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Dry eye and corneal disorders

Dry eye—also known as keratoconjunctivitis sicca (KCS), keratitis sicca, or dry eye syndrome (DES)—is a condition in which the eye doesn’t produce enough tears (aqueous-deficient dry eye) or the tears evaporate from the eye too quickly (evaporative dry eye) to keep the ocular surface lubricated. In either case, patients may experience irritation, redness, burning, stinging, aching, soreness, photophobia, or, in severe cases, decreased vision.

Treatments for dry eye syndrome include artificial tears, gels, or ointments; corticosteroid drops; cyclosporine A drops; and punctal plugs. Supportive therapies to treat underlying causes of dry eye, such as meibomian gland dysfunction, include hot compresses, lid scrubs, and omega-3 supplements. Increasing water consumption/humidity and limiting known exacerbants of dry eye may also prove beneficial. Hypotonic ointment, bandage contact lenses, and nighttime protection may be recommended for severe cases arising from recurrent corneal erosions.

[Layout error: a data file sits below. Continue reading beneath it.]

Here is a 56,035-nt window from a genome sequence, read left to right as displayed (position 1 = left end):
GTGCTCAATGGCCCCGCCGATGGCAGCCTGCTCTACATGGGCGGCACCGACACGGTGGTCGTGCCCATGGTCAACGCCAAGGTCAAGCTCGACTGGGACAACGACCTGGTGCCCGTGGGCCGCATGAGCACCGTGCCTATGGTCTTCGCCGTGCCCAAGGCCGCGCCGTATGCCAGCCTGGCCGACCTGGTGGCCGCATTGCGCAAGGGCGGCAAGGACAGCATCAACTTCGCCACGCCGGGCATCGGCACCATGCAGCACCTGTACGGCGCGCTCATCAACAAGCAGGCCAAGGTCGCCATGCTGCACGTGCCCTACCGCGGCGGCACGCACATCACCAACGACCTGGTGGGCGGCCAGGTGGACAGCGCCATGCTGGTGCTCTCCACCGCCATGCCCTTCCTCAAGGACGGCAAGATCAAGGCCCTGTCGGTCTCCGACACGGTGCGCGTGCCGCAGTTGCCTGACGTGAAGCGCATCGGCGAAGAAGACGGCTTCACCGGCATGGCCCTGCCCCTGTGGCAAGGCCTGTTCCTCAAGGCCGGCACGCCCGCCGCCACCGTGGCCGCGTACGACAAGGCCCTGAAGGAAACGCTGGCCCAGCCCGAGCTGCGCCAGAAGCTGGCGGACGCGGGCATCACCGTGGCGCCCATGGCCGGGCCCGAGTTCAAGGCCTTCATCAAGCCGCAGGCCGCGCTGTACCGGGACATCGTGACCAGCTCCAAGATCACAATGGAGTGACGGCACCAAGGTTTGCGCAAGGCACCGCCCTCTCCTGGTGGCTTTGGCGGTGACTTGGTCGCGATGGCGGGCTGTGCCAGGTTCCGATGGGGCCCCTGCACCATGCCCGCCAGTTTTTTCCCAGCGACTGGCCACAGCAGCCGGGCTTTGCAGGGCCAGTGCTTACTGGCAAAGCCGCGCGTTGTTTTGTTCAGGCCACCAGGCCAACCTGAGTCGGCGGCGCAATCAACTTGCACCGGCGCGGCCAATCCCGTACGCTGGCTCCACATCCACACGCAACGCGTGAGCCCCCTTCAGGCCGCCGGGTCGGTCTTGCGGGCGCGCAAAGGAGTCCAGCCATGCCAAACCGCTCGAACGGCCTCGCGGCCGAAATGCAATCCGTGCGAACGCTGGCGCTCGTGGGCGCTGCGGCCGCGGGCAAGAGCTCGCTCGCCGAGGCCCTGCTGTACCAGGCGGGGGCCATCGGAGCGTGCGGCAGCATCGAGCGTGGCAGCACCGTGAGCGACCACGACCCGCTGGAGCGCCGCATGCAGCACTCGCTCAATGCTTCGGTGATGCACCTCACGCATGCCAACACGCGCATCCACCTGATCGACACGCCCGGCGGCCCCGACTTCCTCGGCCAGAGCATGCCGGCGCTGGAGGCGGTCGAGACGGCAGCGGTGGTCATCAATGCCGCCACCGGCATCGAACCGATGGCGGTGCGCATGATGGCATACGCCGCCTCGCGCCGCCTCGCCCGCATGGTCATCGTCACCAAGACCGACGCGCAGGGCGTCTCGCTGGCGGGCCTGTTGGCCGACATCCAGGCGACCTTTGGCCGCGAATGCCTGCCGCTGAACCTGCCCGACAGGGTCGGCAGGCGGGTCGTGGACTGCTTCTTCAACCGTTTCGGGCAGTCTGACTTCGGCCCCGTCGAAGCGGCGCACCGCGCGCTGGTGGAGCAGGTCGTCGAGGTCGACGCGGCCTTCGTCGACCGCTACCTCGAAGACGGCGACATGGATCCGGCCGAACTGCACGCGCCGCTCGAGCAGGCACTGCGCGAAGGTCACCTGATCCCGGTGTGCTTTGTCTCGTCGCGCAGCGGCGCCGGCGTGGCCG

Dry eye is one of the most common disorders affecting the anterior segment of the eye, affecting approximately 5 million Americans over the age of 50. An additional tens of millions suffer from less severe symptoms.2

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Glaucoma

Although much about glaucoma remains unknown, increased intraocular pressure (IOP) may result in progressive damage of the optic nerve, a known hallmark of the disease. The cause of IOP seen in cases of glaucoma may be variable, but often results from obstruction of the eyes’ aqueous drainage mechanisms, such as the trabecular meshwork (TM) or the iris.